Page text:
Piggies are pastured at last

In General Farm News, Pigs on March 12, 2010 at 6:22 pm

The farrowing of Ruby last month came while there was a serious nip in the air- it was still below freezing during the day and through the night- so she farrowed in the maternity pen in our barn.

The time came to move then to their outdoor environment. First, we had to castrate the seven males, and then wait to make sure the incisions were healing nicely. Since they are all looking very robust and healthy, it seemed like the right time to attempt the move across the road.

First, the pasture needed it’s livestock fencing lined with two foot poultry hex fence, which we attached with zipties. Next, a low-to-the-ground electric fence line had to be run around the interior of those two fences, to keep Ruby and piglets from burrowing their way out.
The process of catching piglets seems simple enough on paper, reading about it in a book, or in a diary account. Really, though, the process is a royal pain in the rear and terribly time consuming to boot.

Ruby the Tamworth followed the sound of the squealing of the piglet to cross the road and walk through turkey and cow pastures to get to her pasture.
Sounds tidy and quick, doesn’t it? Well, It wasn’t and my husband is exhausted.
Bonus material: the piggie peed on him as he used it to lure momma pig.

Western Massachusetts is well into the maple sugaring season. With twenty degrees at night and well above freezing during the day, it appears that the sap is flowing and the air smells like the sugarhouses are busy. Once you smell that woodsmoke and sugary sap smell, you remember it, and every spring you are reminded of the magic of maple trees.

Davenports Sugar House is not far from us in Shelburne. They are off the beaten path and the lines are manageable. They serve wonderful family recipes and are very knowledgable about all areas of farming. They are open weekends only, I believe from 9 to 3. Look for them on Tower Road in Shelburne.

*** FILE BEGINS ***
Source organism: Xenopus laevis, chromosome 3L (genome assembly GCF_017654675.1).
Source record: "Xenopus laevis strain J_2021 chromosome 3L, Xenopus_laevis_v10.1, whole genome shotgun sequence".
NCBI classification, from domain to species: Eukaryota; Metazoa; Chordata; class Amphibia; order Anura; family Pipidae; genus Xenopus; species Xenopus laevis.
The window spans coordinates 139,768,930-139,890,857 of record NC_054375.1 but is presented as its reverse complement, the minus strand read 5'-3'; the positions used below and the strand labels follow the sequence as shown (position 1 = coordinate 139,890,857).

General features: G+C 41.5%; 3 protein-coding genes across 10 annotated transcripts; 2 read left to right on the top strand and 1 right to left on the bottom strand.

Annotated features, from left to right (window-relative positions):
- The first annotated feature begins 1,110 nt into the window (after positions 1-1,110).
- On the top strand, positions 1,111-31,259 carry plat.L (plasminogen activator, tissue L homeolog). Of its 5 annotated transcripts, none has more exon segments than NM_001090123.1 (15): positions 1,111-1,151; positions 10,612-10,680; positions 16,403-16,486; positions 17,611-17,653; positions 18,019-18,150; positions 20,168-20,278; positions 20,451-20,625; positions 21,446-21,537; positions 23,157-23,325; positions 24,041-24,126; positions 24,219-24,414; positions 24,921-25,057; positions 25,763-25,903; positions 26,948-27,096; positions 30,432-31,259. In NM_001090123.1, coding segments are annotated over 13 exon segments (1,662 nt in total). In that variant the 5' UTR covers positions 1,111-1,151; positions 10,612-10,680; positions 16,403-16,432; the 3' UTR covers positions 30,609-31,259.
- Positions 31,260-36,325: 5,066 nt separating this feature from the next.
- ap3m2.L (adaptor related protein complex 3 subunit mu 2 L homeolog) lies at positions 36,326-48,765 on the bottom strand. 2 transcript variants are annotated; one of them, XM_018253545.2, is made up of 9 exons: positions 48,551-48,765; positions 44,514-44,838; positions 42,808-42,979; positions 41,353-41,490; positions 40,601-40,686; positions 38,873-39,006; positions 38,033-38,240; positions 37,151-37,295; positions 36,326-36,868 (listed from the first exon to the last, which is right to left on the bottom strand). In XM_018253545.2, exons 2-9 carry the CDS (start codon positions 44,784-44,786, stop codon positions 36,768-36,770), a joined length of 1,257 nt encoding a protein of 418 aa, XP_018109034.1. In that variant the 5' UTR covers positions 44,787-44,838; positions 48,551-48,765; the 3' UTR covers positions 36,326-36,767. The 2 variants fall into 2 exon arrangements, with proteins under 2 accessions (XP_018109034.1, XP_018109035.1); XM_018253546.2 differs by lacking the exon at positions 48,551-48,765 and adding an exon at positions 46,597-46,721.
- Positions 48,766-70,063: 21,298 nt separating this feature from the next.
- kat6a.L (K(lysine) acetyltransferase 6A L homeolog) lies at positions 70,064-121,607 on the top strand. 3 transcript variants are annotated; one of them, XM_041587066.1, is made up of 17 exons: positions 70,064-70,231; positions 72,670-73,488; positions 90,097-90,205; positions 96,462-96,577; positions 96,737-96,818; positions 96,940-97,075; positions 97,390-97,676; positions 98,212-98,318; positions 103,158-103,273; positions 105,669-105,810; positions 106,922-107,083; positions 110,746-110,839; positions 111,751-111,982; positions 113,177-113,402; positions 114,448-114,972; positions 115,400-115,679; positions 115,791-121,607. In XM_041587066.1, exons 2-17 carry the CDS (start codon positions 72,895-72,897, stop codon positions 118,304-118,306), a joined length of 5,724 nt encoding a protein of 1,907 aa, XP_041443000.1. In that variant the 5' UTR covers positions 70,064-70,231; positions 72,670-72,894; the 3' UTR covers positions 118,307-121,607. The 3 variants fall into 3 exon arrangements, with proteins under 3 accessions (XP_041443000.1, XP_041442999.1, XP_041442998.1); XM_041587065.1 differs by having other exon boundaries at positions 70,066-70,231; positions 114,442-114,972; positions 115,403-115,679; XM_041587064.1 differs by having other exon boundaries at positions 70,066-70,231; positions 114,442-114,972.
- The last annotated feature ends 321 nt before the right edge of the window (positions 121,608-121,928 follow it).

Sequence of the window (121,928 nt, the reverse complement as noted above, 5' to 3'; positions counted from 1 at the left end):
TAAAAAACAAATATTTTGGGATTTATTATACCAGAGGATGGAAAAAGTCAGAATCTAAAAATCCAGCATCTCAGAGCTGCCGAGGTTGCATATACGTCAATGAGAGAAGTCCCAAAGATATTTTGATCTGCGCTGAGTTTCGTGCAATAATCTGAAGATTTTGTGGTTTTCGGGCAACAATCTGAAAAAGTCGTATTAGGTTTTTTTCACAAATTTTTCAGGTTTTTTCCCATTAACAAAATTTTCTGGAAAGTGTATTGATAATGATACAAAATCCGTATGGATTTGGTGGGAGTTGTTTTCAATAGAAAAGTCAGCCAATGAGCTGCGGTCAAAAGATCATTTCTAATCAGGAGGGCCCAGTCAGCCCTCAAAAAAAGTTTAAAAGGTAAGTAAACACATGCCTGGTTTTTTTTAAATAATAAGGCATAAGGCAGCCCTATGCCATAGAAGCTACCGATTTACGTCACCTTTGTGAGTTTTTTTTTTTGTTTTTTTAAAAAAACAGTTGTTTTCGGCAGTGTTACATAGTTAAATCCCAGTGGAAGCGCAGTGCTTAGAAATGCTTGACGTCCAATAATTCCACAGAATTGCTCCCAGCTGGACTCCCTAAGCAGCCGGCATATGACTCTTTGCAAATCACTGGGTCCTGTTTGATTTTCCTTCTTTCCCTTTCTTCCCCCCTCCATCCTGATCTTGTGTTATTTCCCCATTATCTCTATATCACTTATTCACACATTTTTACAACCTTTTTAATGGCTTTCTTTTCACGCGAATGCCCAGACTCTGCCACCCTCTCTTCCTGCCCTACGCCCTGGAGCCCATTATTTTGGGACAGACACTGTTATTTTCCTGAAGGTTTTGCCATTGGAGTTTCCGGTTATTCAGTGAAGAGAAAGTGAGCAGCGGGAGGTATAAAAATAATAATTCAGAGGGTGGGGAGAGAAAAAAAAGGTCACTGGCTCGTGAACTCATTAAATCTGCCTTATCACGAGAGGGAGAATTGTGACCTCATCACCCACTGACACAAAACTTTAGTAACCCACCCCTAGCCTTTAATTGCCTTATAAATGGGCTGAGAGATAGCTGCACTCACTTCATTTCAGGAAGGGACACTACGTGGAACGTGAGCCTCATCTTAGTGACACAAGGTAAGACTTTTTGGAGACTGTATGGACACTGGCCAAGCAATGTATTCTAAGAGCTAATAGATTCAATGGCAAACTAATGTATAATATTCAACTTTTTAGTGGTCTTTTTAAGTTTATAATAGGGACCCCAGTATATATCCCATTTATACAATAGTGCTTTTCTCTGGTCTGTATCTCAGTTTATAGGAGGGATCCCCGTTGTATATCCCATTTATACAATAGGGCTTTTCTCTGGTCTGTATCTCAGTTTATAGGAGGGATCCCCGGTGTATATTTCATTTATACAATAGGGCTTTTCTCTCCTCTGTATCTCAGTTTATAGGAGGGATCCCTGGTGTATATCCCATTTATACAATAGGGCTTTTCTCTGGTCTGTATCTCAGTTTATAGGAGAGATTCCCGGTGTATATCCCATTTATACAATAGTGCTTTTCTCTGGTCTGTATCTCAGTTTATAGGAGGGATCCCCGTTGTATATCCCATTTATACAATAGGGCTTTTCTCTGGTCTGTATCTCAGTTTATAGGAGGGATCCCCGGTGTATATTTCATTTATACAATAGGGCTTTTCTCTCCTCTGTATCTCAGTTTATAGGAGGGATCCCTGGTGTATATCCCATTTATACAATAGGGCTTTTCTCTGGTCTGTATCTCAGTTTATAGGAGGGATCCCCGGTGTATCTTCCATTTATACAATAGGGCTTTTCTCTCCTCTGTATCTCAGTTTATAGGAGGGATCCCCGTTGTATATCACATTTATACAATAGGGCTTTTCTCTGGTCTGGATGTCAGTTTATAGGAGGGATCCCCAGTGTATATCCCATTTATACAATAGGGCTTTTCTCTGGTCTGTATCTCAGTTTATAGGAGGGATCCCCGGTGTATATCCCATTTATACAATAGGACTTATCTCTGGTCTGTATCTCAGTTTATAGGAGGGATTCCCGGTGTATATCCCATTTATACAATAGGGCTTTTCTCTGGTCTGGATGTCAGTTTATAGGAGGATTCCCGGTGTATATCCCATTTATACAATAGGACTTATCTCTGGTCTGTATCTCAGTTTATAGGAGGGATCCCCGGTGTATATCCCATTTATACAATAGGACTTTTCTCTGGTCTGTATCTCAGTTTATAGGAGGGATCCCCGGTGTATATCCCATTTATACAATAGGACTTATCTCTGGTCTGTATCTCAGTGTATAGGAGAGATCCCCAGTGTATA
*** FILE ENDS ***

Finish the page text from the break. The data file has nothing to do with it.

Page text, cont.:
Speaking of seasons, it is natural to think of bacon when you think of maple syrup. They are like the New England version of peanut butter and jelly. And speaking of bacon, we will be bringing home the bacon from Windsor, Vermont early next week. When it arrives, we will have wonderful Gloucestershire Old Spots Maple Syrup cured Hickory smoked Thick cut Bacon available. It comes in one pound packages, with about eight hearty slices per package, if I remember correctly.

The Maple Syrup cured Hickory smoked Thick cut ham steaks will be arriving at the same time. They are wonderful and really New Englandy in flavor thanks to the generous cure in maple syrup.

One more sow to farrow at the end of the month, and then we get a reprieve from piglets for a quarter of a year. The are awfully cute but I found myself losing sleep at night worrying about their well-being. It was without cause, but it happened anyways. Perhaps as we do this more often, I will be able to sleep more soundly.


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